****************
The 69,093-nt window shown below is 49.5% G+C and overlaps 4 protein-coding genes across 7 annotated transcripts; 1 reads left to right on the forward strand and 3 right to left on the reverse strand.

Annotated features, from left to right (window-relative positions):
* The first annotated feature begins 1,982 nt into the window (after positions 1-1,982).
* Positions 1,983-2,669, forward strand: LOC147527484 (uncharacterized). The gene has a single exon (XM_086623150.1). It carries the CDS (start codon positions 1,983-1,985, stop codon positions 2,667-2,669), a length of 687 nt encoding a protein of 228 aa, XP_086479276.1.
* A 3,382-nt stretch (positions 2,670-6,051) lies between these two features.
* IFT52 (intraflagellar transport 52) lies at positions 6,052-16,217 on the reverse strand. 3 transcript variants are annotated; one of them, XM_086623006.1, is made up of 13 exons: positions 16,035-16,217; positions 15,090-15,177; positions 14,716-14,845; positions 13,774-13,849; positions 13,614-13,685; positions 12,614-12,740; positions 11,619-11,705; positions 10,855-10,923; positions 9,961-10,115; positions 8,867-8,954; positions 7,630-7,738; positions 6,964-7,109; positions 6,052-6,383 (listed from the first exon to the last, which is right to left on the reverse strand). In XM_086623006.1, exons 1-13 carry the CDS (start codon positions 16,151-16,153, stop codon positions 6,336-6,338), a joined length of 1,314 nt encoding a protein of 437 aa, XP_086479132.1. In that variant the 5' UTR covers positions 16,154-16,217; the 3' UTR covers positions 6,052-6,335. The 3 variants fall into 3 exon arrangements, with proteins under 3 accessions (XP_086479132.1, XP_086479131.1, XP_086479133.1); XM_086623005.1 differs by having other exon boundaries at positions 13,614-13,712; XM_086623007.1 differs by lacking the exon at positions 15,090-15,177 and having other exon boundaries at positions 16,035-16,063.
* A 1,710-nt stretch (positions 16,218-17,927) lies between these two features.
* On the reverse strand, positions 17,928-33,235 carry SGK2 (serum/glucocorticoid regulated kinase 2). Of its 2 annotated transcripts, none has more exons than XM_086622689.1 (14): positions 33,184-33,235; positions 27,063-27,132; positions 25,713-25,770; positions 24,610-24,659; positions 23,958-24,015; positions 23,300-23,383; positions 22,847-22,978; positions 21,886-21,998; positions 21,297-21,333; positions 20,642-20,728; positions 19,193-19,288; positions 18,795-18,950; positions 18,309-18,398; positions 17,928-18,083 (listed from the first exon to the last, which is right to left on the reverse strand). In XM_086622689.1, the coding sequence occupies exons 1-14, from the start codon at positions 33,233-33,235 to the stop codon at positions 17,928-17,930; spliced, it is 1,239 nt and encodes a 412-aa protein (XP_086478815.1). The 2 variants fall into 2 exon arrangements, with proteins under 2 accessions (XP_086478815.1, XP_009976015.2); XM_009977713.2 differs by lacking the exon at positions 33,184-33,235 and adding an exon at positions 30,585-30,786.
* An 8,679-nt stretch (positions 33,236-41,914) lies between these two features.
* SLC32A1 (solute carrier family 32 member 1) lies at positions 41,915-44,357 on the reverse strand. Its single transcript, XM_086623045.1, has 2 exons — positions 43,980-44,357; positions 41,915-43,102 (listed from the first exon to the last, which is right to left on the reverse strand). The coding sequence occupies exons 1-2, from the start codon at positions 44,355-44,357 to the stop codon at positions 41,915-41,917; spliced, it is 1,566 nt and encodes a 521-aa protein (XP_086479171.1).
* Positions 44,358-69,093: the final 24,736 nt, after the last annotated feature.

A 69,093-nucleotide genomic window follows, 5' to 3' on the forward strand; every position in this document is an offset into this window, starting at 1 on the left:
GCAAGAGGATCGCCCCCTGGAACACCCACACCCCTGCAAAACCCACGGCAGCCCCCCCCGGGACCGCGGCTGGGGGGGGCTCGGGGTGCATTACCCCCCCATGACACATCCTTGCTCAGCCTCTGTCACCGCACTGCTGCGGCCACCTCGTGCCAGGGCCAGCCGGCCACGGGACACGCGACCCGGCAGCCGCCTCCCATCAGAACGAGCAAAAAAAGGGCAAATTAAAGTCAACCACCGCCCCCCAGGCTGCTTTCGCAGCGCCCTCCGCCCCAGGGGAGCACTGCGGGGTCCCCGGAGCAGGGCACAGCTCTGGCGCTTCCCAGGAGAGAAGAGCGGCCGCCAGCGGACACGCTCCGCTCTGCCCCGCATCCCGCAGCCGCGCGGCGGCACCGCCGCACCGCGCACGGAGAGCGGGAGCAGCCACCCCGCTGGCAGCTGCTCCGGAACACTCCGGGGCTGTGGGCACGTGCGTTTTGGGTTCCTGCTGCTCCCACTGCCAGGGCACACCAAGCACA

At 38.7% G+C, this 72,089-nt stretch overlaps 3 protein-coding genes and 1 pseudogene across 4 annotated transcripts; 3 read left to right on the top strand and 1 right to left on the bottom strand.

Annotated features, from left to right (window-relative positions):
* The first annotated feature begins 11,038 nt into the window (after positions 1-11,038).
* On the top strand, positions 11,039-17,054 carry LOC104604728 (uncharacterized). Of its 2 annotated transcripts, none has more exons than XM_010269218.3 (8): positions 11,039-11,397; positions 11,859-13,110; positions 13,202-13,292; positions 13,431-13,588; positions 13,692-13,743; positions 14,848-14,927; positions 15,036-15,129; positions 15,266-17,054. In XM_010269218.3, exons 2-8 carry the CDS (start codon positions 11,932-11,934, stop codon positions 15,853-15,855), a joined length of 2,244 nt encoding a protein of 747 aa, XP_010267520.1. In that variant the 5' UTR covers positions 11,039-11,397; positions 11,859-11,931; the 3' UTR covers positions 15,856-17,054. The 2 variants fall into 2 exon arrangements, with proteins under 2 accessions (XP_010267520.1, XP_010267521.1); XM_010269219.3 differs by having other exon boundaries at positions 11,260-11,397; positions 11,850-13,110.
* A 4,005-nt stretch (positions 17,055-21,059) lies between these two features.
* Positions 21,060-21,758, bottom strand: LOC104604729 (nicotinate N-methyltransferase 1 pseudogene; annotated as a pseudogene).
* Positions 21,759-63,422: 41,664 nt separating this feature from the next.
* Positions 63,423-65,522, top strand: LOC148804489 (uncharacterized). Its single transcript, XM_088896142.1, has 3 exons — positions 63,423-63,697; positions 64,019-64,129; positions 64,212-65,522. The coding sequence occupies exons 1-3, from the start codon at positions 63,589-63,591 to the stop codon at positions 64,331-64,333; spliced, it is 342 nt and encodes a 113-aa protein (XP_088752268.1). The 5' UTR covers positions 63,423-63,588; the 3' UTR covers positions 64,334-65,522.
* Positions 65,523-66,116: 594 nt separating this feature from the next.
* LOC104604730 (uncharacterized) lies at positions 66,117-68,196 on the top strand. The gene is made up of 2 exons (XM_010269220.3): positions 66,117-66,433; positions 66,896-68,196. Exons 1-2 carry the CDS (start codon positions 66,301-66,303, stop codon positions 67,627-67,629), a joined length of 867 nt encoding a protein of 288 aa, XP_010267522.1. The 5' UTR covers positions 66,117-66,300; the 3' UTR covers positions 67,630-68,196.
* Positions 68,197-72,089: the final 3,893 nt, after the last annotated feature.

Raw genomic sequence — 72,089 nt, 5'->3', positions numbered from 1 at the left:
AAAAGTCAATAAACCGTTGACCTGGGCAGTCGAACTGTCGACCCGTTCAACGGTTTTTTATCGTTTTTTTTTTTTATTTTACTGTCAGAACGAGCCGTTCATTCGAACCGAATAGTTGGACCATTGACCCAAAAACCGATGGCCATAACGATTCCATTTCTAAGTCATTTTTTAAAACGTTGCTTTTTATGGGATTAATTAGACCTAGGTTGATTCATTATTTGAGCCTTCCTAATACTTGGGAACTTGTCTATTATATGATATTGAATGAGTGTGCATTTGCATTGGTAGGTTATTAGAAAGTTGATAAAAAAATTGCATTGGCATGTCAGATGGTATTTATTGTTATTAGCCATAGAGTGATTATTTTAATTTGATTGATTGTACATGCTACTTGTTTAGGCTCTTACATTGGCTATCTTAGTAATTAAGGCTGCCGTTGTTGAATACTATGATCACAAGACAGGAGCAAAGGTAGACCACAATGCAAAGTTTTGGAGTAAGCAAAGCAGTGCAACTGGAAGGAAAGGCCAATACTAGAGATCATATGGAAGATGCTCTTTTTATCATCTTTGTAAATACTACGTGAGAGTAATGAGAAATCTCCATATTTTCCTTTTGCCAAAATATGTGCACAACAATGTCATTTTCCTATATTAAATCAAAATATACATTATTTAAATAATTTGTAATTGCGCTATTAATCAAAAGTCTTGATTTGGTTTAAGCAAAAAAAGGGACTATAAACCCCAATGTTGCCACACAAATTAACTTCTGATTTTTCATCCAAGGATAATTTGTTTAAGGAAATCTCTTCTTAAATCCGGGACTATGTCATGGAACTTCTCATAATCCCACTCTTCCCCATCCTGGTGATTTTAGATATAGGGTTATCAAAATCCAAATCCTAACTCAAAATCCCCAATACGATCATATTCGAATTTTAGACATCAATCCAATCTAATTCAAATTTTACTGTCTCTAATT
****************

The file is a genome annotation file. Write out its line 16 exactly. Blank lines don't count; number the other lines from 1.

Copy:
* The first annotated feature begins 11,038 nt into the window (after positions 1-11,038).